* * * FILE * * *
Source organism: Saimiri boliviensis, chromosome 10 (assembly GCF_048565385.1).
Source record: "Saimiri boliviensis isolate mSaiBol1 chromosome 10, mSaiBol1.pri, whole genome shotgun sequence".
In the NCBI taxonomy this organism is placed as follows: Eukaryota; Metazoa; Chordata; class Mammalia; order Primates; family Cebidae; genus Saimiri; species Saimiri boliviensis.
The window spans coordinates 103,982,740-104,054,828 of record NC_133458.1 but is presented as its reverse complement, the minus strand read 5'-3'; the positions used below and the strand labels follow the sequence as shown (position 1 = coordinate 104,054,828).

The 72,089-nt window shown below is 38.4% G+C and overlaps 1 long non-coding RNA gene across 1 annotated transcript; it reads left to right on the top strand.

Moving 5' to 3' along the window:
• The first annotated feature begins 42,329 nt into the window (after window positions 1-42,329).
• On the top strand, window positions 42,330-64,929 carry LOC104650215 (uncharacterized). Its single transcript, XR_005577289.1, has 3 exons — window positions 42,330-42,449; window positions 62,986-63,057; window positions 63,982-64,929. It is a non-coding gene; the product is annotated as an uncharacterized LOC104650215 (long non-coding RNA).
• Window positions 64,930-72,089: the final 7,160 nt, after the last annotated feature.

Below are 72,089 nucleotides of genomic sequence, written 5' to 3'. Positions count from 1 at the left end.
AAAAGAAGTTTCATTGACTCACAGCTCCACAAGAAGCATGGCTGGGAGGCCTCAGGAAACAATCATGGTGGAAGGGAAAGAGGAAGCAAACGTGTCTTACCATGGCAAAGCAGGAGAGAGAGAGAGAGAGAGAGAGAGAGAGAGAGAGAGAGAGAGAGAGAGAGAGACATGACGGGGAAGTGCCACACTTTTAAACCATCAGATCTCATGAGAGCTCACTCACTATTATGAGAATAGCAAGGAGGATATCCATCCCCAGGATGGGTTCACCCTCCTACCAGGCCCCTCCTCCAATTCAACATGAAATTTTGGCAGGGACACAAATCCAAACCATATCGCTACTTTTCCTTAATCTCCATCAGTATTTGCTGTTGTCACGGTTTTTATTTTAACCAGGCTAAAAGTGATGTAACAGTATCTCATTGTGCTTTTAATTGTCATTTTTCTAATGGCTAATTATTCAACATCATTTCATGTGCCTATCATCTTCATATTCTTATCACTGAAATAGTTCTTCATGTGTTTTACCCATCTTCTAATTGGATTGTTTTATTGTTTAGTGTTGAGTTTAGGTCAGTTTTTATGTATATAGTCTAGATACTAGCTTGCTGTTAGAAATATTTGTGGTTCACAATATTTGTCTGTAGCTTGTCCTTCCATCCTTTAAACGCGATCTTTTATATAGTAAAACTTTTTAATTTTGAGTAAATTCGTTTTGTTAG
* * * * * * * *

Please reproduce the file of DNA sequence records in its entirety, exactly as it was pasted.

Source organism: Saimiri boliviensis, chromosome 10 (assembly GCF_048565385.1).
Source record: "Saimiri boliviensis isolate mSaiBol1 chromosome 10, mSaiBol1.pri, whole genome shotgun sequence".
In the NCBI taxonomy this organism is placed as follows: Eukaryota; Metazoa; Chordata; class Mammalia; order Primates; family Cebidae; genus Saimiri; species Saimiri boliviensis.
The window spans coordinates 103,982,740-104,054,828 of record NC_133458.1 but is presented as its reverse complement, the minus strand read 5'-3'; the positions used below and the strand labels follow the sequence as shown (position 1 = coordinate 104,054,828).

The 72,089-nt window shown below is 38.4% G+C and overlaps 1 long non-coding RNA gene across 1 annotated transcript; it reads left to right on the top strand.

Moving 5' to 3' along the window:
• The first annotated feature begins 42,329 nt into the window (after window positions 1-42,329).
• On the top strand, window positions 42,330-64,929 carry LOC104650215 (uncharacterized). Its single transcript, XR_005577289.1, has 3 exons — window positions 42,330-42,449; window positions 62,986-63,057; window positions 63,982-64,929. It is a non-coding gene; the product is annotated as an uncharacterized LOC104650215 (long non-coding RNA).
• Window positions 64,930-72,089: the final 7,160 nt, after the last annotated feature.

Below are 72,089 nucleotides of genomic sequence, written 5' to 3'. Positions count from 1 at the left end.
AAAAGAAGTTTCATTGACTCACAGCTCCACAAGAAGCATGGCTGGGAGGCCTCAGGAAACAATCATGGTGGAAGGGAAAGAGGAAGCAAACGTGTCTTACCATGGCAAAGCAGGAGAGAGAGAGAGAGAGAGAGAGAGAGAGAGAGAGAGAGAGAGAGAGAGAGAGACATGACGGGGAAGTGCCACACTTTTAAACCATCAGATCTCATGAGAGCTCACTCACTATTATGAGAATAGCAAGGAGGATATCCATCCCCAGGATGGGTTCACCCTCCTACCAGGCCCCTCCTCCAATTCAACATGAAATTTTGGCAGGGACACAAATCCAAACCATATCGCTACTTTTCCTTAATCTCCATCAGTATTTGCTGTTGTCACGGTTTTTATTTTAACCAGGCTAAAAGTGATGTAACAGTATCTCATTGTGCTTTTAATTGTCATTTTTCTAATGGCTAATTATTCAACATCATTTCATGTGCCTATCATCTTCATATTCTTATCACTGAAATAGTTCTTCATGTGTTTTACCCATCTTCTAATTGGATTGTTTTATTGTTTAGTGTTGAGTTTAGGTCAGTTTTTATGTATATAGTCTAGATACTAGCTTGCTGTTAGAAATATTTGTGGTTCACAATATTTGTCTGTAGCTTGTCCTTCCATCCTTTAAACGCGATCTTTTATATAGTAAAACTTTTTAATTTTGAGTAAATTCGTTTTGTTAG